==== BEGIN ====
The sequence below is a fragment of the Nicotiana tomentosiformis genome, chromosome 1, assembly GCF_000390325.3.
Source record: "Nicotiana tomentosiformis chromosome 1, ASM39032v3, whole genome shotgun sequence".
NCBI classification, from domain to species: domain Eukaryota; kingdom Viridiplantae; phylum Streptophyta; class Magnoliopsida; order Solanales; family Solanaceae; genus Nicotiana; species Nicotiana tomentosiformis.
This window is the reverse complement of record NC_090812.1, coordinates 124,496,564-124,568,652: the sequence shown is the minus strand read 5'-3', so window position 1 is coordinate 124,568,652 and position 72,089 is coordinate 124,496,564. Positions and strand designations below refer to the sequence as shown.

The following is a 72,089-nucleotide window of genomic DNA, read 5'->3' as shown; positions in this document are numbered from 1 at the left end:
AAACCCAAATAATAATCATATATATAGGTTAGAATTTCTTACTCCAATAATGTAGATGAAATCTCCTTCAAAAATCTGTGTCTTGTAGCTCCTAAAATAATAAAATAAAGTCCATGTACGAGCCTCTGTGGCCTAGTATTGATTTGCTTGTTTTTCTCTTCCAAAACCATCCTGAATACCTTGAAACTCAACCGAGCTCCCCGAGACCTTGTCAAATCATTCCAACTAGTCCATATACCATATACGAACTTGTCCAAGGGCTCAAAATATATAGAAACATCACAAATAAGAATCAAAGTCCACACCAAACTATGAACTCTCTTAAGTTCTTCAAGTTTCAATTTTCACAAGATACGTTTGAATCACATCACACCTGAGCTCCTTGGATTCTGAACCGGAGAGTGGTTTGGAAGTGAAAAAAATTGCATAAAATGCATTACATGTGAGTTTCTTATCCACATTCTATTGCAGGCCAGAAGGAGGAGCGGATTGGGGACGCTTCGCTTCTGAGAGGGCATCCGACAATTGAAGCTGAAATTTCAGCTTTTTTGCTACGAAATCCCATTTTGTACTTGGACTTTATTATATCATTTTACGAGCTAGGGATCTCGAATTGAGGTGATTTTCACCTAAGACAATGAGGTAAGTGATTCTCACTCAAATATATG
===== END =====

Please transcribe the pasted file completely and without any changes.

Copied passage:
The sequence below is a fragment of the Nicotiana tomentosiformis genome, chromosome 1, assembly GCF_000390325.3.
Source record: "Nicotiana tomentosiformis chromosome 1, ASM39032v3, whole genome shotgun sequence".
NCBI classification, from domain to species: domain Eukaryota; kingdom Viridiplantae; phylum Streptophyta; class Magnoliopsida; order Solanales; family Solanaceae; genus Nicotiana; species Nicotiana tomentosiformis.
This window is the reverse complement of record NC_090812.1, coordinates 124,496,564-124,568,652: the sequence shown is the minus strand read 5'-3', so window position 1 is coordinate 124,568,652 and position 72,089 is coordinate 124,496,564. Positions and strand designations below refer to the sequence as shown.

The following is a 72,089-nucleotide window of genomic DNA, read 5'->3' as shown; positions in this document are numbered from 1 at the left end:
AAACCCAAATAATAATCATATATATAGGTTAGAATTTCTTACTCCAATAATGTAGATGAAATCTCCTTCAAAAATCTGTGTCTTGTAGCTCCTAAAATAATAAAATAAAGTCCATGTACGAGCCTCTGTGGCCTAGTATTGATTTGCTTGTTTTTCTCTTCCAAAACCATCCTGAATACCTTGAAACTCAACCGAGCTCCCCGAGACCTTGTCAAATCATTCCAACTAGTCCATATACCATATACGAACTTGTCCAAGGGCTCAAAATATATAGAAACATCACAAATAAGAATCAAAGTCCACACCAAACTATGAACTCTCTTAAGTTCTTCAAGTTTCAATTTTCACAAGATACGTTTGAATCACATCACACCTGAGCTCCTTGGATTCTGAACCGGAGAGTGGTTTGGAAGTGAAAAAAATTGCATAAAATGCATTACATGTGAGTTTCTTATCCACATTCTATTGCAGGCCAGAAGGAGGAGCGGATTGGGGACGCTTCGCTTCTGAGAGGGCATCCGACAATTGAAGCTGAAATTTCAGCTTTTTTGCTACGAAATCCCATTTTGTACTTGGACTTTATTATATCATTTTACGAGCTAGGGATCTCGAATTGAGGTGATTTTCACCTAAGACAATGAGGTAAGTGATTCTCACTCAAATATATG